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Futurama Redux
by Andy Cowan
TheSyndicatedNews columnist

Andy Cowan, an award-winning writer, whose credits include Cheers and Seinfeld, regularly contributes humor pieces to the Los Angeles Times and the CBS Jack FM Radio Network.

Welcome, 1964 World’s Fair enthusiasts, to General Motors’ Futurama, a glimpse at the awesome world of the 21st century! By then, “awesome” will describe nearly everything under the sun, which, incidentally, will warm our planet even more effectively, thanks to the fossil fuels nourishing your General Motors Sports Utility Vehicle. Yes, in the world of the future, hovering over the vehicle in front of you will be a “sport” enjoyed by the sports who also enjoy shelling out $35,000, the cost of two 1964 homes. Imagine being high enough to easily stare down the cleavage of the driver next to you, and thanks to the popularity of super-sized “fast food” of the future, such cleavage won’t be limited to women.

As for the windows in homes of the future, their views will change whenever you wish – thanks to the mobility of the vehicle many of you will be calling your “homes,” after your stationary one forecloses before plummeting in value to the cost of two 1964 homes.

In the world of the future, superhighways will enable a sea of computer-guided vehicles to reach points of destination at accelerated speeds, during the five minutes of the day not considered rush hour.

During a 21st century road trip, children will no longer be forced to gaze out the window to observe actual life and endure rudimentary games like counting license plates or trees. Instead they’ll gaze at computer windows and miniature video screens to savor “virtual” life! The opportunities for interaction with one’s siblings or parents will consequently be minimized, hastening the peaceful coexistence of the entire family.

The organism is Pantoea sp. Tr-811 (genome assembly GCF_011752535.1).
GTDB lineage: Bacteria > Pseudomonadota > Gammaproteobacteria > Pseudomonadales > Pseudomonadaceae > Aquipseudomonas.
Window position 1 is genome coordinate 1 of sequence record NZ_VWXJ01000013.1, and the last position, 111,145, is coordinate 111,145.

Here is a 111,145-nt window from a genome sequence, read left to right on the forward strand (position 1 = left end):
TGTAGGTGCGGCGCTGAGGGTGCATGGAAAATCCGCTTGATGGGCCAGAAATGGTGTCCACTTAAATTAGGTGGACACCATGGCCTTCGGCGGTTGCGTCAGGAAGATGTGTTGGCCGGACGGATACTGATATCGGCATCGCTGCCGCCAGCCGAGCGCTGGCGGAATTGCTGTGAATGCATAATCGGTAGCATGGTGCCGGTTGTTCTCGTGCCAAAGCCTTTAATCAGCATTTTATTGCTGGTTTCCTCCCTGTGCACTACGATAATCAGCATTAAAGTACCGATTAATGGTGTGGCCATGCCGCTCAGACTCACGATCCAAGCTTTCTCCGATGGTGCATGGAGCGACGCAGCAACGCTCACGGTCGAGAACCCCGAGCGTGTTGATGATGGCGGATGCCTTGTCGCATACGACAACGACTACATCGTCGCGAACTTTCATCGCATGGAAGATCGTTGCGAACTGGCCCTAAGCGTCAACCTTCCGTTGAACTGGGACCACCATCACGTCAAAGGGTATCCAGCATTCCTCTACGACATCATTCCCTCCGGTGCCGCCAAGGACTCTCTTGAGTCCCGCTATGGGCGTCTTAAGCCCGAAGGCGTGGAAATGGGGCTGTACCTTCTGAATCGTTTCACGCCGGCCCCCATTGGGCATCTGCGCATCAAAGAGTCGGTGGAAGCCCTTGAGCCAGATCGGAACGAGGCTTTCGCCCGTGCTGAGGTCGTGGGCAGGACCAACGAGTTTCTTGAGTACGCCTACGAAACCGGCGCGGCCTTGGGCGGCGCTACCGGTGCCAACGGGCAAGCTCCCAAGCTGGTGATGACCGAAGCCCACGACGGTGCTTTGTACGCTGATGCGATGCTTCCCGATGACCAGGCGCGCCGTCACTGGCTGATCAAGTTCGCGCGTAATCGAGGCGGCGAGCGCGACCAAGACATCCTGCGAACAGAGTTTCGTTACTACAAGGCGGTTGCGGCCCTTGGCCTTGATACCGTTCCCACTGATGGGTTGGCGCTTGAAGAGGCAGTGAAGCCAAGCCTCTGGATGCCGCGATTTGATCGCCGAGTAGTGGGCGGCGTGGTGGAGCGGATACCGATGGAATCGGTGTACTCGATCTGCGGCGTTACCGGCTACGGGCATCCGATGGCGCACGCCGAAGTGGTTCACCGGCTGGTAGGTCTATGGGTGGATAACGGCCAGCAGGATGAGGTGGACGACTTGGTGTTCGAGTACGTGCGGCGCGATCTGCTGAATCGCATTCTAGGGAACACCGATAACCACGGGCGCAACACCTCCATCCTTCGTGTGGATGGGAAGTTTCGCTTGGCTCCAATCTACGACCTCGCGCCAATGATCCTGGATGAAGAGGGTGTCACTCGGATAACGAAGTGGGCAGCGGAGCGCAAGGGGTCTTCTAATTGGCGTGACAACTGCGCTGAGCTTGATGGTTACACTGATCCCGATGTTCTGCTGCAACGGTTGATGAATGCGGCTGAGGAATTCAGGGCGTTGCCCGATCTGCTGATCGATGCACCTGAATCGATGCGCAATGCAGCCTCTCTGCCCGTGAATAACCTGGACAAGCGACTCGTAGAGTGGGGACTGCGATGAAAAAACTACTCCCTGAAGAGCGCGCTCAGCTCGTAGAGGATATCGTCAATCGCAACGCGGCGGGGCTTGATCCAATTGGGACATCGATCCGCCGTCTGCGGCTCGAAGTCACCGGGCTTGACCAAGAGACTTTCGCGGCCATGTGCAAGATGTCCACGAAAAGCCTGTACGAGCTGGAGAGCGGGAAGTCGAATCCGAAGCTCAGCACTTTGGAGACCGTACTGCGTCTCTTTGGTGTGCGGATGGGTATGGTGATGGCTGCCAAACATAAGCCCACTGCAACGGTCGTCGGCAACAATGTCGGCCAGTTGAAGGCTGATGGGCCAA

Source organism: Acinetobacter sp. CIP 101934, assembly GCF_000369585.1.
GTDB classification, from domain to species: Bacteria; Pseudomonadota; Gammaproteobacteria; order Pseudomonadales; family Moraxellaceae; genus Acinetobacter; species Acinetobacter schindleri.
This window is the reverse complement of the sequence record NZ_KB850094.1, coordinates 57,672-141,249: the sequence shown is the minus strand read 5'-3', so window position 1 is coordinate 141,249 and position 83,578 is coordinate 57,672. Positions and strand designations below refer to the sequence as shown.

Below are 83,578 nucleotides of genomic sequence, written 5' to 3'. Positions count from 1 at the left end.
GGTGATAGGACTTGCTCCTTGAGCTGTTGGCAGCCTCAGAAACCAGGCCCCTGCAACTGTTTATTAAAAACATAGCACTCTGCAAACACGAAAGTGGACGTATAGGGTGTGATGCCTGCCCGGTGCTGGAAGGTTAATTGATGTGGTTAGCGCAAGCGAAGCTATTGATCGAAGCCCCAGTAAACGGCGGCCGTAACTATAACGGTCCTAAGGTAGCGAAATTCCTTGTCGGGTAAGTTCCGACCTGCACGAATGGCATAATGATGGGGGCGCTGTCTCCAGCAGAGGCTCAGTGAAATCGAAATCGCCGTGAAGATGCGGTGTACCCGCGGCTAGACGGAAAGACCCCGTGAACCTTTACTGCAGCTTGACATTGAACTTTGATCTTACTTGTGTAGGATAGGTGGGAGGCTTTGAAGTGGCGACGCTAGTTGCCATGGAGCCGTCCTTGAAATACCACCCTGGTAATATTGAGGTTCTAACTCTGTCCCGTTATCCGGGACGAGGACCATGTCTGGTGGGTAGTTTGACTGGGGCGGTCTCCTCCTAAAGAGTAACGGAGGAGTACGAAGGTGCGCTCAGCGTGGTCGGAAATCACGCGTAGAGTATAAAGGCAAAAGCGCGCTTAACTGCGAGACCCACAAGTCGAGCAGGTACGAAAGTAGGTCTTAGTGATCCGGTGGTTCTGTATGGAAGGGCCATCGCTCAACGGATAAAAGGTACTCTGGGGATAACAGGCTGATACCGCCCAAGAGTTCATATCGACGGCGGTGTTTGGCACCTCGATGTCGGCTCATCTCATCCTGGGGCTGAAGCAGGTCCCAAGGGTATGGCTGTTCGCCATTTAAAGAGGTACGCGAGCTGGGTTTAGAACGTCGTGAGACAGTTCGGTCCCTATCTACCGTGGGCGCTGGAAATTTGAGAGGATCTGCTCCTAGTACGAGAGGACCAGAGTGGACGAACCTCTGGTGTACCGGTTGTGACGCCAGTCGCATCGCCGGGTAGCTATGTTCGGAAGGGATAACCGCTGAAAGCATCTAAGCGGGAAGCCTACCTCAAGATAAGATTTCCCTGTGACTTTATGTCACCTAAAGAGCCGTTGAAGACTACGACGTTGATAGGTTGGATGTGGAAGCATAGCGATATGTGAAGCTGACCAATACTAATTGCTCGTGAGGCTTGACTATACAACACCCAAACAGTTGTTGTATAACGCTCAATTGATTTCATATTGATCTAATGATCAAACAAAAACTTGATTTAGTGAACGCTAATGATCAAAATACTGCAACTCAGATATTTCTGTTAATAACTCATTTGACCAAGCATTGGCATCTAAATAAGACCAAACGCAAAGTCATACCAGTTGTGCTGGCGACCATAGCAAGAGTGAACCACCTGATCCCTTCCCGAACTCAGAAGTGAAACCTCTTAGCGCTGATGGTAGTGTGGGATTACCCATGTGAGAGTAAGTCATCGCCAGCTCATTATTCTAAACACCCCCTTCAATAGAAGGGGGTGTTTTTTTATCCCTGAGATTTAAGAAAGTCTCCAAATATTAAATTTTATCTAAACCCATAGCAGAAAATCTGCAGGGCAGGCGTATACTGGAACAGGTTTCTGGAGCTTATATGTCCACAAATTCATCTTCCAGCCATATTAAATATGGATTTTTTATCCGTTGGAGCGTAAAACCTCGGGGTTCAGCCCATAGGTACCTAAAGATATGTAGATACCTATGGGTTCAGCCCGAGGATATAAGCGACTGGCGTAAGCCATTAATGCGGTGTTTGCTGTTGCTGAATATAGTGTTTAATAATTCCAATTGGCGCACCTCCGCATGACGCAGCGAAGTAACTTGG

Not only will children no longer ask “are we there yet,” thanks to the congestion that tells them they aren’t. They’ll be so immersed in their own electronic cocoons that they won’t even notice! Meanwhile, their parents will be able to communicate with others outside of the vehicle, through the miracle of cordless and wireless telephones, ensuring that wherever they aren’t is given priority over wherever they are.

The modern convenience of selective communication with those you wouldn’t ordinarily kill time with unless stuck in traffic will be readily available. As will global positioning systems that announce when you’ve reached your destination, not that you ever will.

Thanks to the tireless efforts of a consumer advocate who will one day keep running for president, 21st century American cars will keep running, when not in the shop, with seat belts, head restraints, air bags and antilock brakes that save millions of lives. But not even 21st century minds will be able to figure out how to prevent 21st century bumpers from protecting your wallets.

Before we end our journey, notice the other world of the future: An invasion from all corners of the globe, in which the enemies’ oddly aerodynamic and nimble vessels, with exteriors that shun the look of ice trays, infiltrate our arteries like cancer cells. As they taunt our hard-working oil executives with engines that have the audacity to sip fuel rather than drink it, their interior stitching has the further temerity to remain stitched.

As for General Motors’ world of tomorrow, a twenty-five billion dollar bailout will leave our top executives of tomorrow in stitches, and their private jets. Till at least the world of the day after tomorrow.

Published: Dec 12,2008 17:41
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